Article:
England: Nearly half of barristers see bullying or discrimination at work

England: Nearly half of barristers see bullying or discrimination at work

Nearly half of barristers in England and Wales have experienced or witnessed bullying, harassment and discrimination in their legal work, according to new research by the Bar Council.

In the most recent survey, 44 per cent of respondents said they had experienced or observed this behaviour while working either in-person or online – an increase from 38 per cent in 2021 and 31 per cent in 2017.

Those who are more at risk of experiencing bullying, harassment and discrimination are women, people of colour, younger and more junior members of the bar. Barristers with caring responsibilities or a disability also reported being disproportionately affected.

Those who are complained about are generally those in a position of power or influence and include judges, more senior barristers, senior clerks, and practice managers.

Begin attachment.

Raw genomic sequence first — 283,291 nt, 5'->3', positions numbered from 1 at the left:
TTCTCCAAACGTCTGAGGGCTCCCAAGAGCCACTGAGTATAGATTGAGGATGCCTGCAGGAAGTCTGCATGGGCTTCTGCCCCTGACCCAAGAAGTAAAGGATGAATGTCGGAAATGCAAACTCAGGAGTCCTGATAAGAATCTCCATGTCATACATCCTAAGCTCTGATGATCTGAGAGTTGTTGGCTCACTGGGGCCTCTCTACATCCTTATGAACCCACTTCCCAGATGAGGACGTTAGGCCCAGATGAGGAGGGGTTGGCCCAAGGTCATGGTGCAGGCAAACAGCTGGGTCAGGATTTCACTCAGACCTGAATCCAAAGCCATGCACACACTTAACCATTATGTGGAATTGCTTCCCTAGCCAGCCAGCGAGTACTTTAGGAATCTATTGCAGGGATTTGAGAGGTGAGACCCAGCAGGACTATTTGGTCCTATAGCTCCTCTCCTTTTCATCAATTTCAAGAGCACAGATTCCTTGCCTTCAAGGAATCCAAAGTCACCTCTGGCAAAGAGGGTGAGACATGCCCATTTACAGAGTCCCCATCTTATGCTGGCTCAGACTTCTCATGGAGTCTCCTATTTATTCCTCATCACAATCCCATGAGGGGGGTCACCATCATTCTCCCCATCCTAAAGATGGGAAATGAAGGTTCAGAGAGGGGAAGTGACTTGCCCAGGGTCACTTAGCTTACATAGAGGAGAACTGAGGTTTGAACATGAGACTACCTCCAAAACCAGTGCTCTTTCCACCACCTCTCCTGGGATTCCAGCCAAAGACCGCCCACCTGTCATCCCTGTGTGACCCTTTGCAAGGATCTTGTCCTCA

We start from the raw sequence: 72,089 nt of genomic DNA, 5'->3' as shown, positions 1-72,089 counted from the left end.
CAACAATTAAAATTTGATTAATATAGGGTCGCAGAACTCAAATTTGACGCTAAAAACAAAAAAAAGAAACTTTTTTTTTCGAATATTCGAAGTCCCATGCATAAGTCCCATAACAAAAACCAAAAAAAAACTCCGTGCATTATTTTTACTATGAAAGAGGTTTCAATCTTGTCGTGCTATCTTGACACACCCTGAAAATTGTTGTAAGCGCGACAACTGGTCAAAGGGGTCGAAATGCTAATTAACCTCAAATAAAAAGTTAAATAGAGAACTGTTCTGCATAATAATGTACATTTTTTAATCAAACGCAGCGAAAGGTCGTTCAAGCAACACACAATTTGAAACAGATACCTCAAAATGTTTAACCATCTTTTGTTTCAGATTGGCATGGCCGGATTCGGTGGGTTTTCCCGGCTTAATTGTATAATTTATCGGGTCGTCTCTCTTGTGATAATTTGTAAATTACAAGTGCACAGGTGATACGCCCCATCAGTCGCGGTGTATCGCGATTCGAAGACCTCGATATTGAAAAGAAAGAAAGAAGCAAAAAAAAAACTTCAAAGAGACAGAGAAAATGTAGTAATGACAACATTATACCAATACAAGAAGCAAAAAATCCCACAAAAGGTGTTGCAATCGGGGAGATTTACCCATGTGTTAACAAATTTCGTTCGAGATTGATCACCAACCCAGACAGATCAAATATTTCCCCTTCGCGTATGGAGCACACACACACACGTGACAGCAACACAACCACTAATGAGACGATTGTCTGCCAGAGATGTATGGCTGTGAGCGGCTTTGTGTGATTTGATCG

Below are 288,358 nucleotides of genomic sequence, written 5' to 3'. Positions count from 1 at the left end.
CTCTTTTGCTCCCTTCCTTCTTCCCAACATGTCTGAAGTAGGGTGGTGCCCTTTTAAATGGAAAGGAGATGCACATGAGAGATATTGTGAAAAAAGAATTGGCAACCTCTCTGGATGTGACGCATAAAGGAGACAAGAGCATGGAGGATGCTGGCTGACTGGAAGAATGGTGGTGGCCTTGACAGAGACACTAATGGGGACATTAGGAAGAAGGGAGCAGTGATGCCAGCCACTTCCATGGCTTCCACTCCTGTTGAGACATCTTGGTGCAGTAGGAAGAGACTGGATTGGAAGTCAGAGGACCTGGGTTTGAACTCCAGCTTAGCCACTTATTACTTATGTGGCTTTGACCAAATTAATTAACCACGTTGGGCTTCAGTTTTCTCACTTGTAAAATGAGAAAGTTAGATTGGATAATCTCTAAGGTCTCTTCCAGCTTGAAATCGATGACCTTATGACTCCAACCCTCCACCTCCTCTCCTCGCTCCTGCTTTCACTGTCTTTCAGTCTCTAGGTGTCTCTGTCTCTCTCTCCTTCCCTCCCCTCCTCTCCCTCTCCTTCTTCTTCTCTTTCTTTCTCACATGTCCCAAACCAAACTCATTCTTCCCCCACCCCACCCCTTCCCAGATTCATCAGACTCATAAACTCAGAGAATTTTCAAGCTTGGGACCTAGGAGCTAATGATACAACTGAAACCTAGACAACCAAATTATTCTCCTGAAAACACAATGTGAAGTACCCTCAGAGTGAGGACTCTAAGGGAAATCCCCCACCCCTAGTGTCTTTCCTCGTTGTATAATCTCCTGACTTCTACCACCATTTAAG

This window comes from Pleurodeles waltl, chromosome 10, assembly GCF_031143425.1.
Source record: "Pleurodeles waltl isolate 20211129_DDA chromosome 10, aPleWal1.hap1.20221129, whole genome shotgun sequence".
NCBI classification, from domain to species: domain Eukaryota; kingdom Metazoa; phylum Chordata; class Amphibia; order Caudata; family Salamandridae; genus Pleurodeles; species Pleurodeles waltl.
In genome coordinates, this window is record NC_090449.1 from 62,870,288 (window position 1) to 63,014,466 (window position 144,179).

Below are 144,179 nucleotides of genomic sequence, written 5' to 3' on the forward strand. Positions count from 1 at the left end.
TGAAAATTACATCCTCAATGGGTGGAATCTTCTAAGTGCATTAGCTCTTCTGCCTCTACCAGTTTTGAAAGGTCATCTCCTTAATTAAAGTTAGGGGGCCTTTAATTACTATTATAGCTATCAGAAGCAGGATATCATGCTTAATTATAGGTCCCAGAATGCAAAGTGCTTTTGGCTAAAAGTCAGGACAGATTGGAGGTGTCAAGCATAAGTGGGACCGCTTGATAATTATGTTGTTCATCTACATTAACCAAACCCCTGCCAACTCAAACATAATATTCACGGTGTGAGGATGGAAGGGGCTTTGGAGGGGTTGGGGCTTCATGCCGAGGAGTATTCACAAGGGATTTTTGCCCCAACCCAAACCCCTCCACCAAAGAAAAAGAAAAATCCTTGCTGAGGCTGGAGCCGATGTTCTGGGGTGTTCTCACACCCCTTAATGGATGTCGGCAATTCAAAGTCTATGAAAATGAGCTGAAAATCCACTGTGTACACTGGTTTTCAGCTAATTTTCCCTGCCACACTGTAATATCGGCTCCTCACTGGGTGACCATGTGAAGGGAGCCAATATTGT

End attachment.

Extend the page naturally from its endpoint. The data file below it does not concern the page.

The main reason given for not reporting incidents of bullying, harassment or discrimination is fear of repercussions.

In response to the findings, the Bar Council has committed to address inappropriate and abusive behaviour by commissioning a review, established by spring 2024 and to report by spring 2025, that will consider and identify solutions, specifically to identify prevention and mitigating strategies.

Nick Vineall KC, chair of the Bar Council, said: “The bar should not tolerate any bullying, harassment or discriminatory behaviour. Wellbeing, retention and progression of barristers are all affected by the way we are treated by colleagues and the Bar Council is committed to addressing the problems highlighted by the data.”

Sam Townend KC, chair-elect of the Bar Council, added: “The Bar Council identifies bullying, harassment and discrimination as a systemic issue and we hope the judiciary, clerks, chambers professionals and the Inns will work together with us to facilitate meaningful change. We want everyone at the bar to thrive and enjoy a fulfilling career.”

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